Is Ethiopia reaching the development millennium goals (MDG)?

Although Ethiopia has shown an impressive economic growth over the last seven years, one-third of its population remains poor. To achieve the MDG, an annual economic growth of 7 % is needed, and in the last years the growth has exceeded this critical figure.

A recent conference in Cape Town evaluated the performance of different countries, including Ethiopia, on achieving the MGD goals 1. The country is making some progress on indicators such as vaccination coverage and malaria control. Child mortality rates are declining, and HIV care is improving. Unfortunately, only 11% of the population have good access to emergency obstetric care, and the levels of stunting, an indicator of chronic malnutrition and poverty, is not declining. Tuberculosis case detection rates remain low.

One way to compare access to health services is to use the coverage index. The index uses some indicators for eight reproductive, maternal, newborn and child interventions. They include family planning, maternal and newborn health (at least one antenatal visit and skilled attendant at delivery), immunisations (measles, BCG and DPT3) and curative childcare (diarrhoea and pneumonia management: oral rehydration and continued feeding and care seeking for pneumonia). Unfortunately, there is still a 80% health coverage gap for most Ethiopians, and for the more wealthy part of the population, the coverage gap is still 60%, one of the worst in Africa.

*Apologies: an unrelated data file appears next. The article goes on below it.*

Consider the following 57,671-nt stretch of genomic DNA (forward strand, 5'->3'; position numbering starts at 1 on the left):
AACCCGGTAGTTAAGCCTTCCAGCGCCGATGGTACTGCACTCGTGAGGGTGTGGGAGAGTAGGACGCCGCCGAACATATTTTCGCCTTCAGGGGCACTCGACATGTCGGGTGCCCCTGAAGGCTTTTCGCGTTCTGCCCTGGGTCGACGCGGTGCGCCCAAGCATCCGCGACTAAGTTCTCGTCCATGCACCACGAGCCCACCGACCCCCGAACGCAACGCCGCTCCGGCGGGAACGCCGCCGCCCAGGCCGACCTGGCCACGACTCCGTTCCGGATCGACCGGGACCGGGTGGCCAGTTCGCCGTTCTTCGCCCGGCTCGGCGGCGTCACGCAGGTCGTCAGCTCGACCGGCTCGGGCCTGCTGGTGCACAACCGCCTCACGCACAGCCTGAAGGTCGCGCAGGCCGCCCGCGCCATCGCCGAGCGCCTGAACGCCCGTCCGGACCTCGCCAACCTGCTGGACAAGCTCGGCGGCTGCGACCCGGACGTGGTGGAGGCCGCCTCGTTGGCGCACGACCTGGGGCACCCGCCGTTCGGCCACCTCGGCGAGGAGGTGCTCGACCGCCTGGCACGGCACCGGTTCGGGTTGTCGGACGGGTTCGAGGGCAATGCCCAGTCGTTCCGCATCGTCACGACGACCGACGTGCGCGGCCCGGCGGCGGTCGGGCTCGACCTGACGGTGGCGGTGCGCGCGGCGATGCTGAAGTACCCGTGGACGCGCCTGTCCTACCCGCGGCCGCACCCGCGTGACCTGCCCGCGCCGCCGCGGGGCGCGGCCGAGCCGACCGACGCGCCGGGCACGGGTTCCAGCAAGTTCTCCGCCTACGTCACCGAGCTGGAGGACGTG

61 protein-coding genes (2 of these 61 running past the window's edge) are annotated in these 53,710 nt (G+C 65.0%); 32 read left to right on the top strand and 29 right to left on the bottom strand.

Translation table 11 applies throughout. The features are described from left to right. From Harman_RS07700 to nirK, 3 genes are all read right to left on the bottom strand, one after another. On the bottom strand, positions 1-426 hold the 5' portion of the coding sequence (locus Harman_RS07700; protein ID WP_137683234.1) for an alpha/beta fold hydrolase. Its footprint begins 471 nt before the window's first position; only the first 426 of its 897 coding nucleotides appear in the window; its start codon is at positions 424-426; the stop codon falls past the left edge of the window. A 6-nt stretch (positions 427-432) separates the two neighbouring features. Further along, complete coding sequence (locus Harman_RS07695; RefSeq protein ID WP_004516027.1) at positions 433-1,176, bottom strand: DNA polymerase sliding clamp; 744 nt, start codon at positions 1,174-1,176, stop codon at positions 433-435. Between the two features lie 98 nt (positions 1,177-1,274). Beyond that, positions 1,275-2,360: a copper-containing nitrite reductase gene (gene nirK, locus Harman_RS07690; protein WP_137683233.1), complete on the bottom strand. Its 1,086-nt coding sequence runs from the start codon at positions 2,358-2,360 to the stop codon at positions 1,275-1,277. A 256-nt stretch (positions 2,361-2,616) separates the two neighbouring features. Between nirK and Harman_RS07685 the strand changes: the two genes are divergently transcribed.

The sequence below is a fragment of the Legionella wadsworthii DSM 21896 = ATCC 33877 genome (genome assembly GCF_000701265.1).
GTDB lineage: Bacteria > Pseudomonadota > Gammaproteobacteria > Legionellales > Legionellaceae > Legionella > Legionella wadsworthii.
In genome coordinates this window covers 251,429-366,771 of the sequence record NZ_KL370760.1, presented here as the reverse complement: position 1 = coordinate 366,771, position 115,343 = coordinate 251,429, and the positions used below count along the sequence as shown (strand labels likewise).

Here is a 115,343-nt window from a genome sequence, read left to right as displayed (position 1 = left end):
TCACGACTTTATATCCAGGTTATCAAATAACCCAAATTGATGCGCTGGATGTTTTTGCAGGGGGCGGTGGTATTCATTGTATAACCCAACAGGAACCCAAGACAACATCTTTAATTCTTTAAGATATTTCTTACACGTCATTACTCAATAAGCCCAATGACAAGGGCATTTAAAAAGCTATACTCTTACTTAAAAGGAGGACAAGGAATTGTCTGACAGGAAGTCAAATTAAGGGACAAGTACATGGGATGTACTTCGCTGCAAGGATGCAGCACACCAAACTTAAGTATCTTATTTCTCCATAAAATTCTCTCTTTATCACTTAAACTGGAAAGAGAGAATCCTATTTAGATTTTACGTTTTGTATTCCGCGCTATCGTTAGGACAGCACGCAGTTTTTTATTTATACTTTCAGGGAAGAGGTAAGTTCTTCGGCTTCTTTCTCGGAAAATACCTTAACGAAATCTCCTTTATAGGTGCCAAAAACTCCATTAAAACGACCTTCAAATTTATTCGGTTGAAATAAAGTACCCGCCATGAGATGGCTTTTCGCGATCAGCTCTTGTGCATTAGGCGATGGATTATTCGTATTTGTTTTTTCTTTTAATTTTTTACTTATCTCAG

Currently a new health sector plan is being approved. Although the details of this plan remains unknown to the public, the vision of the government is to transform Ethiopia to become a middle-income country in a few years after the end MDG 2015. The most concrete step that I have heard about is to improve access to essential health services by setting up primary hospitals to serve a population of 60 – 100.000 people . Each primary hospitals shall provide emergency surgical services focusing on Comprehensive Emergency Obstetric Care. Improved access and improved infrastructure would in theory enable the government to reduce maternal deaths.

Full report:

1. WHO, UNICEF. Countdown to 2015 decade report (2000–2010): taking stock of maternal, newborn and child survival. Geneva: WHO and UNICEF; 2010.

Bhutta ZA, Chopra M, Axelson H, Berman P, Boerma T, Bryce J, Bustreo F, Cavagnero E, Cometto G, Daelmans B, de Francisco A, Fogstad H, Gupta N, Laski L, Lawn J, Maliqi B, Mason E, Pitt C, Requejo J, Starrs A, Victora CG, & Wardlaw T (2010). Countdown to 2015 decade report (2000-10): taking stock of maternal, newborn, and child survival. Lancet, 375 (9730), 2032-44 PMID: 20569843

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